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  1. #1
    Join Date
    Dec 2008
    Location
    Erwin, TN
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    Default Footing Compromised

    I have seen this in older homes mostly (compromised footing) but this was on a 1970 model home. It looked to me the grade below the footing has been cut out incorrectly straight down not at a 45 degree angle like it should be. Anyone have any knowledge in this area.

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  2. #2
    Join Date
    Mar 2007
    Location
    Ormond Beach, Florida
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    Default Re: Footing Compromised

    Looking at the 4th photo as representative of what the others are also like, but not showing it, the 4th photo shows a block stem wall, either one course high or the top course of multiple courses - the footing would be below that, and the support for the footing would be at the bottom of the footing ... which means it depends on a few things, including: first and foremost - how far down is the bottom of the footing; followed by - what is its support (the soil/rock).

    If rock, then if it possible that the rock could be cut straight down at the edge of the footing (a bit foolish perhaps, but it should work).

    If soil, then it would depend on the angle of repose of the soil type, and if not known, then the 45 degree angle is typically a 'safe bet' as that places the load on the bottom of the footing down and out up to 45 degrees from the edges of the footing.

    Jerry Peck, Construction / Litigation Consultant
    Construction Litigation Consultants, LLC ( www.ConstructionLitigationConsultants.com )
    www.AskCodeMan.com

  3. #3
    Join Date
    Dec 2008
    Location
    Erwin, TN
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    178

    Default Re: Footing Compromised

    Quote Originally Posted by Jerry Peck View Post
    Looking at the 4th photo as representative of what the others are also like, but not showing it, the 4th photo shows a block stem wall, either one course high or the top course of multiple courses - the footing would be below that, and the support for the footing would be at the bottom of the footing ... which means it depends on a few things, including: first and foremost - how far down is the bottom of the footing; followed by - what is its support (the soil/rock).

    If rock, then if it possible that the rock could be cut straight down at the edge of the footing (a bit foolish perhaps, but it should work).

    If soil, then it would depend on the angle of repose of the soil type, and if not known, then the 45 degree angle is typically a 'safe bet' as that places the load on the bottom of the footing down and out up to 45 degrees from the edges of the footing.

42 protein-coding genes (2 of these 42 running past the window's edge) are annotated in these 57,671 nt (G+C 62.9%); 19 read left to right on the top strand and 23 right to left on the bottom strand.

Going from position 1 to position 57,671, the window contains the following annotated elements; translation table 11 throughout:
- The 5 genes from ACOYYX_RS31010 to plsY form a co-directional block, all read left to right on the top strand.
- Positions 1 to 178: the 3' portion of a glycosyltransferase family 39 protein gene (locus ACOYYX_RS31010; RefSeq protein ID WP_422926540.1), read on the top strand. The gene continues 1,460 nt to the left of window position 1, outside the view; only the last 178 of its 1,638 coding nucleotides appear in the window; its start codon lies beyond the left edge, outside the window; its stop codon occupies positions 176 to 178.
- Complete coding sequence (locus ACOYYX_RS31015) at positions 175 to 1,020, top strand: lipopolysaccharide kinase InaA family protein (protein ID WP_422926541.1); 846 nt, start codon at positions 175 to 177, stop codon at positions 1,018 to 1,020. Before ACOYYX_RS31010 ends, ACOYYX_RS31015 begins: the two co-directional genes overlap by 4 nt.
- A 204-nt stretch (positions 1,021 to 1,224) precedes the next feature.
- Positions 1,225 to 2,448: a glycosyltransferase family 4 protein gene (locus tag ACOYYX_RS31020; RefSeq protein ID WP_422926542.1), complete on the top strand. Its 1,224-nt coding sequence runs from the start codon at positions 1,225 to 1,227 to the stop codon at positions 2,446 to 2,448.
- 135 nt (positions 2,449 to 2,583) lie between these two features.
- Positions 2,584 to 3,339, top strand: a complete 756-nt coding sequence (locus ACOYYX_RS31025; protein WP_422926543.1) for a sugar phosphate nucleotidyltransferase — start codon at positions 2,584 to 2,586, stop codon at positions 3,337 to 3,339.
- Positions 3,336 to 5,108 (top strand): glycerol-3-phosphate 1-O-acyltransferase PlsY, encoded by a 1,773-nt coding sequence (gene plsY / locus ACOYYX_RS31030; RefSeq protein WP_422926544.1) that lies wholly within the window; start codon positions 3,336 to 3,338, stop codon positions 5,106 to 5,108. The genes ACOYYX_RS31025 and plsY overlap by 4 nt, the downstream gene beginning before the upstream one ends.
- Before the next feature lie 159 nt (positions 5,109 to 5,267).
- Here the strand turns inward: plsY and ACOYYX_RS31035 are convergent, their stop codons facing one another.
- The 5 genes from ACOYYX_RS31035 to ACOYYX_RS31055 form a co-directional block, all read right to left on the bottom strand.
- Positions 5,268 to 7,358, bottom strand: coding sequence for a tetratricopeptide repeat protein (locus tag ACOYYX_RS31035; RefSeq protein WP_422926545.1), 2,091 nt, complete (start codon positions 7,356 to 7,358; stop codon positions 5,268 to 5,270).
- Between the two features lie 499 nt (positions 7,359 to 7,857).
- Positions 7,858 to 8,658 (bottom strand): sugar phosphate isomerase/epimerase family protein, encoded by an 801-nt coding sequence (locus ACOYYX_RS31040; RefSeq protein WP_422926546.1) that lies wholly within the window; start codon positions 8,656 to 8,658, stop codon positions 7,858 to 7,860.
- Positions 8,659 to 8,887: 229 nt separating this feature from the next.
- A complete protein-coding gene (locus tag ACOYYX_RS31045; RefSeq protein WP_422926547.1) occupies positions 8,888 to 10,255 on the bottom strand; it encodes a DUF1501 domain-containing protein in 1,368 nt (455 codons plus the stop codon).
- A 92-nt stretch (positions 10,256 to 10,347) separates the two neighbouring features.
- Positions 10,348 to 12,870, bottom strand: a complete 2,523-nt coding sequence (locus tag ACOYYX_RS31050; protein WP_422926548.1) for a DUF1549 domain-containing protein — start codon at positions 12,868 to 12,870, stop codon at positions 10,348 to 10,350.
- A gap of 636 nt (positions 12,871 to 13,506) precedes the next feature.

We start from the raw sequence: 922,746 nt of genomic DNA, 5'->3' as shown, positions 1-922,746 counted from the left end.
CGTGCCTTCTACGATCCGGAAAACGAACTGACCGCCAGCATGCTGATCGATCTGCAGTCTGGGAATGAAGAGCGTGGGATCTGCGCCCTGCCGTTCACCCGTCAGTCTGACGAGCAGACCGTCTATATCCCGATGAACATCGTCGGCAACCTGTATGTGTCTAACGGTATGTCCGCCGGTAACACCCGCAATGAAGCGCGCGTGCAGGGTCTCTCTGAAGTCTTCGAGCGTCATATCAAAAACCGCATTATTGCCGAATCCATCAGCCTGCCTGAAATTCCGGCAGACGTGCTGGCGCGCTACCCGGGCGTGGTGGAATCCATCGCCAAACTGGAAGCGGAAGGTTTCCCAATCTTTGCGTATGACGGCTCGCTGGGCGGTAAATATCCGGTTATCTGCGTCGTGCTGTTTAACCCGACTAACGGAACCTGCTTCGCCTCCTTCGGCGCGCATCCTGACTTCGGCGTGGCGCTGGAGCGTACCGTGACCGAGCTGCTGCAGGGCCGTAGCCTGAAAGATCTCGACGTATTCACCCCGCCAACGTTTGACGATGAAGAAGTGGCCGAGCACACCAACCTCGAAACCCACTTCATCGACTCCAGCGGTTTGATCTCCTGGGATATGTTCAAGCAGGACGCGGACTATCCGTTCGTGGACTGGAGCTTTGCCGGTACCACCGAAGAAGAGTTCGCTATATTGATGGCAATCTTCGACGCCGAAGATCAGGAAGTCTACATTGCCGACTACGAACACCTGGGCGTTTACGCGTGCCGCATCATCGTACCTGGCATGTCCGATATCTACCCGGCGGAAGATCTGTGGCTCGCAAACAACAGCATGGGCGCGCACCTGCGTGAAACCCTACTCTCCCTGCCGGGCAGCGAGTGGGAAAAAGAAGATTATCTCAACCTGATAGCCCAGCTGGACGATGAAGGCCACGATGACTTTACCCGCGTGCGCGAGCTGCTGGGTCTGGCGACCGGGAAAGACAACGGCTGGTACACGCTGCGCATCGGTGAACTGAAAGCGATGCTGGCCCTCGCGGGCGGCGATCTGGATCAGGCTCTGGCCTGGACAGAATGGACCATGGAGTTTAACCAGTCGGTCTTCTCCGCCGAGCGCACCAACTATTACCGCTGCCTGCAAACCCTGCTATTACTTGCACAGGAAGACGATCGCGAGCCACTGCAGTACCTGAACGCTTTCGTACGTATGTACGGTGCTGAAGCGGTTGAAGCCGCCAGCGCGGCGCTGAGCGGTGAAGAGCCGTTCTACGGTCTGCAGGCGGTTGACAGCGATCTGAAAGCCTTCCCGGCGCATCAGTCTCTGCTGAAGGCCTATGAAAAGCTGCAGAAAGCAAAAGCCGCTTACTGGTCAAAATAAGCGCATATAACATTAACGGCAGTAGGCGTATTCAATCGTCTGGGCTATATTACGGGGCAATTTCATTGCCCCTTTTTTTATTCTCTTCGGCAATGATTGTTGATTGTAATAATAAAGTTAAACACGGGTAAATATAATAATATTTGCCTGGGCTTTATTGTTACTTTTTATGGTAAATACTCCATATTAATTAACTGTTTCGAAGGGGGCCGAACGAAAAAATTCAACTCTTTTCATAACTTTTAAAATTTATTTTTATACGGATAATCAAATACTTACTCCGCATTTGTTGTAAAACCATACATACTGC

The top of the dirt mound looks like it had maybe 4" of concrete


  4. #4
    Join Date
    Feb 2009
    Location
    Southern Vancouver Island
    Posts
    4,534

    Default Re: Footing Compromised

    Good call. That is actually a serious issue that just hasn't manifested itself yet. The house is in danger of at least partially falling into that pit.

    As a remedy, I would suggest rebar, concrete forms and then pumped in concrete to build a continuous retaining wall where the dirt was dug away.

    (For a small job, ready mix concrete can be laid up like sandbags. Wet the bags and the concrete hardens in place.)

    John Kogel, RHI, BC HI Lic #47455
    www.allsafehome.ca

  5. #5
    Join Date
    Mar 2007
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    Ormond Beach, Florida
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    Default Re: Footing Compromised

    Quote Originally Posted by Sam Morris View Post
    The top of the dirt mound looks like it had maybe 4" of concrete
    If that is all which is under the block shown in the photo - I would not refer to it as a footing because it wouldn't meet the requirements for a footing.

    Making the issue even worse.

    Recommend that a structural engineer design appropriate repairs, then after the repairs are completed, the same engineer to issue a signed and sealed engineer's letter stating that the repairs were completed in accordance with the engineering design (which likely means that the engineer would need to inspect the work while it was being done).

    Jerry Peck, Construction / Litigation Consultant
    Construction Litigation Consultants, LLC ( www.ConstructionLitigationConsultants.com )
    www.AskCodeMan.com

  6. #6
    Join Date
    Mar 2007
    Location
    Windsor Ontario
    Posts
    362

    Default Re: Footing Compromised

    It's known as "angle of repose".
    https://www.youtube.com/watch?v=sMNwl2Cg780


  7. #7
    Join Date
    Mar 2007
    Location
    Ormond Beach, Florida
    Posts
    26,189

    Default Re: Footing Compromised

    Here are two more (the first one is the better one, I think):

    https://www.youtube.com/watch?v=N0kP5ZNRaLA

    https://www.youtube.com/watch?v=3jgdC4mEvYo

    Jerry Peck, Construction / Litigation Consultant
    Construction Litigation Consultants, LLC ( www.ConstructionLitigationConsultants.com )
    www.AskCodeMan.com

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